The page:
Supraventricular Premature Beats and Short Atrial Runs Predict Atrial Fibrillation in Continuously Monitored Patients With Cryptogenic Stroke
Background and Purpose—Supraventricular premature beats (SPBs) may help to assess the risk of atrial fibrillation (AF) in patients with cryptogenic stroke and therefore guide therapy.
Methods—An internal loop recorder was implanted in consecutive patients with acute cryptogenic stroke. The occurrence and quantity of SPBs and short supraventricular runs (SVRs) in 24-hour ECG in patients with and without future AF were analyzed. We evaluated the relative risk of the upper quartile of SPB and SVR patients against the remainder and used binary logistic regression to evaluate a possible independent influence of SPBs and SVRs on AF occurrence.
Results—Twelve of 70 included patients (mean age, 59±13 years) experienced development of AF during a mean monitoring duration of 536±212 days. Patients with AF had a median of 22.8 SPBs/h versus 1.2 SPBs/h (P<0.0001) in patients without AF and a median of 0.7 SVRs/h (AF) versus 0 SVR/h (non-AF). Patients in the upper quartile of SPBs (>14.1/h) and SVRs (>0.2/h) demonstrated a relative risk of 4.0 (95% confidence interval, 1.1–14.6; P=0.04) and 6.9 (95% confidence interval, 1.8–26.7; P=0.005) for future AF, respectively. In binary logistic regression, SPBs (P=0.02) and SVRs (P=0.05) remained significant independent predictors for occurrence of AF.
Conclusions—Numerous SPBs and SVRs demonstrated a high risk for future AF in patients with cryptogenic stroke.
It has been suggested that cardioembolic events attributable to paroxysmal atrial fibrillation (AF) may be responsible for many cases of cryptogenic stroke. However, the diagnosis of asymptomatic AF is often difficult because of the intermittent occurrence of the disease and the low diagnostic yield of intermittent diagnostics (eg, 24-hour ECG).1 Newly developed methods for continuous rhythm monitoring might significantly improve AF diagnostics. In fact, recently 2 studies using internal loop recorders (ILRs) reported AF in ≤25% in patients with cryptogenic stroke.2,3
Supraventricular premature beats (SPBs) have been shown to be associated with a higher risk for AF.4,5 A major drawback in past studies investigating an association between SPBs and future AF, however, is the limited ECG diagnostics (mostly only 24 hours of monitoring during long-term follow-up) in an intermittently diagnosable and commonly asymptomatic arrhythmia. This imprecision leads to underdiagnosis and, consequently, undertreatment of AF.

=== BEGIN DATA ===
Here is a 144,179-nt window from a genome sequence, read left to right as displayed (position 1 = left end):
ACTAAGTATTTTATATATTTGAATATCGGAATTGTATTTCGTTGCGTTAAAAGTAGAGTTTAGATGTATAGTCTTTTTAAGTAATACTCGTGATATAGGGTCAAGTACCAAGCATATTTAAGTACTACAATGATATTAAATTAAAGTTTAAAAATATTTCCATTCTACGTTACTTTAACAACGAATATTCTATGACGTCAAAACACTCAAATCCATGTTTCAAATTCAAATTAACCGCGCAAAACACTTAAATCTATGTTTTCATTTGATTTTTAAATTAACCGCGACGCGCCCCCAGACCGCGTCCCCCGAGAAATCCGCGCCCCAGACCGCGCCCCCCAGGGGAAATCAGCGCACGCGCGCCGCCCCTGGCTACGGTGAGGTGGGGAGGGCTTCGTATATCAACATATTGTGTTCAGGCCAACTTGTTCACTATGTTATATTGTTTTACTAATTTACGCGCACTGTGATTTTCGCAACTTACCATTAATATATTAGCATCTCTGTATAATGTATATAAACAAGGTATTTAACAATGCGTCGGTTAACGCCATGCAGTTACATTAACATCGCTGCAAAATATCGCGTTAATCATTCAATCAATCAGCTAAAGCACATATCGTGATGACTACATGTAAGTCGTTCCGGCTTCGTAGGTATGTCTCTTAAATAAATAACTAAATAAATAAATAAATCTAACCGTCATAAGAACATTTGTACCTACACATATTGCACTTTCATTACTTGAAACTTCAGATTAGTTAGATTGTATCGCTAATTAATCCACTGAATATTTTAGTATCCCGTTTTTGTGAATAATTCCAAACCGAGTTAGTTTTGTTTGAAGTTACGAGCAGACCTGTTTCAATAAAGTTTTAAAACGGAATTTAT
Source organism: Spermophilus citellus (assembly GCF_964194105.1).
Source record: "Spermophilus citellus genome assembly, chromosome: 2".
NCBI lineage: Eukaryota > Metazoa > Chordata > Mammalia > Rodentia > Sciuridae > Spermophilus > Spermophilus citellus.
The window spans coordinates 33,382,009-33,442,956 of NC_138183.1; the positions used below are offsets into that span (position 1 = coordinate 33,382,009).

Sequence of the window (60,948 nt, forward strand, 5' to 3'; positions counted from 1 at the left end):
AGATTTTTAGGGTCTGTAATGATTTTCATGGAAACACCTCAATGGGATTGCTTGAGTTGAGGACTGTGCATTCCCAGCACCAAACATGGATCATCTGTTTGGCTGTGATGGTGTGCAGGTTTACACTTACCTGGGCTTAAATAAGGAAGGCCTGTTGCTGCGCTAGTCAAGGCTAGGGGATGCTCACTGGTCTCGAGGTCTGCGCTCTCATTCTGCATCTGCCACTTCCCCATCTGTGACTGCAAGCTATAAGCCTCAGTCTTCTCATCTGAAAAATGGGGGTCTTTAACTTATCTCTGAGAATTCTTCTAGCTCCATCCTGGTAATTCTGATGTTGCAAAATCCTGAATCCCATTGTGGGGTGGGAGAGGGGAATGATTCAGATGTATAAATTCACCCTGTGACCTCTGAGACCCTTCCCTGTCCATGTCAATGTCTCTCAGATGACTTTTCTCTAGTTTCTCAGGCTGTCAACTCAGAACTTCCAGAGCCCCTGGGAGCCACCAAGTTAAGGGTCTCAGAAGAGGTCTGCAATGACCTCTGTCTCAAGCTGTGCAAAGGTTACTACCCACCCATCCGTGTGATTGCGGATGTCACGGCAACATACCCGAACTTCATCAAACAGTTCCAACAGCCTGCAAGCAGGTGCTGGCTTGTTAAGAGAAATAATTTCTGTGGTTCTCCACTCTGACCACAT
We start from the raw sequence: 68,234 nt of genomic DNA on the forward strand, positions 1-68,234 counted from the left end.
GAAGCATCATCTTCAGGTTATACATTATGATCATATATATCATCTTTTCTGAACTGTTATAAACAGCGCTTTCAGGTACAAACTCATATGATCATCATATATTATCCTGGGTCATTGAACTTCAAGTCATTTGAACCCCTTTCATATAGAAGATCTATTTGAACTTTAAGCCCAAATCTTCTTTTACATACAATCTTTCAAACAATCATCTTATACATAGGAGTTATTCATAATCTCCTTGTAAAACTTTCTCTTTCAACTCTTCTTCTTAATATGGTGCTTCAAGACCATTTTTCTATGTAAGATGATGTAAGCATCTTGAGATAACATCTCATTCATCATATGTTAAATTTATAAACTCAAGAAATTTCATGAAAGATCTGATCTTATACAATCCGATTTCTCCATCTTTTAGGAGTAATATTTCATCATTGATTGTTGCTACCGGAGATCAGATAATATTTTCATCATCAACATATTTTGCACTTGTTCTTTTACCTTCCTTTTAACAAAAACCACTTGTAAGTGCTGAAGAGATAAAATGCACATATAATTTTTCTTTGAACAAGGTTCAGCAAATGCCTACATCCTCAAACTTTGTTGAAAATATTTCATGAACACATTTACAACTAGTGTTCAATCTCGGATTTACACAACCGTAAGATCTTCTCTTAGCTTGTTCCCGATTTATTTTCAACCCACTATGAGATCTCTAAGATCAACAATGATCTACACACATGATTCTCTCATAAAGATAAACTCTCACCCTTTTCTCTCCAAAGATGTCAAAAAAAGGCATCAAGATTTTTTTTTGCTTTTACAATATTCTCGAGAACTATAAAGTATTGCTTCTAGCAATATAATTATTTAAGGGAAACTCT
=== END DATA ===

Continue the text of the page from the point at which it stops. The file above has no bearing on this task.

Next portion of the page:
Therefore, we investigated the predictive values of SPBs on the occurrence of AF in a prospective study of continuously ECG-monitored patients with cryptogenic stroke. From an electrophysiological point of view, supraventricular runs (SVRs) might even be more closely linked to AF; therefore, we analyzed the influence of SVRs on future AF as well.
Materials and Methods
The study population consisted of 70 consecutive patients from a previously published pilot study2 investigating the occurrence of AF in patients with cryptogenic stroke. The precise diagnostic work-up and the follow-up procedure are described in detail elsewhere2 and are summarized briefly. Patients classified with acute cryptogenic stroke according to the Trial of Org 10 172 in Acute Stroke Treatment (TOAST)6 criteria were included. All patients had embolic stroke patterns on cerebral imaging. Patients with lacunar strokes were excluded. Pre-existing causes for embolism were excluded by Doppler ultrasound and transesophageal and transthoracic echocardiography. Patients were ECG-monitored for 72 hours on our stroke unit, and a 24-hour ECG (Spider View; Ela Medical, Sorin Group, Milan, Italy) was performed during the first 5 days after hospital admission. The 24-hour ECG was analyzed using Synescope version 3.10 (Ela Medical). One electrophysiologist reviewed the analyzed software data and approved the results. SVRs were defined as >3 consecutive supraventricular beats with an accelerated cycle length lasting <30 s.
Only patients without AF were included, and a validated7 ILR (Reveal XT; Medtronic, Minneapolis, MN) was implanted. Two experienced electrophysiologists reviewed the episodes from the ILR and had to independently judge it as AF. The study was approved by the local ethics committee.
Apart from baseline characteristics, we also measured left atrial (LA) parameters (LA diameter and volume index) and diastolic dysfunction in all patients as potential predictors of future AF. Measurements of LA volume index and diameter were performed by only one of the authors (D.G.D.) to avoid possible poor interobserver agreement. For LA volume index, we used the Simpson method in apical 4-chamber and apical 2-chamber views. We evaluated diastolic function using the E/A ratio from the mitral valve inflow pattern and the ratio (E/E′) of early diastolic mitral inflow (E) to early diastolic mitral annular tissue velocity (E′).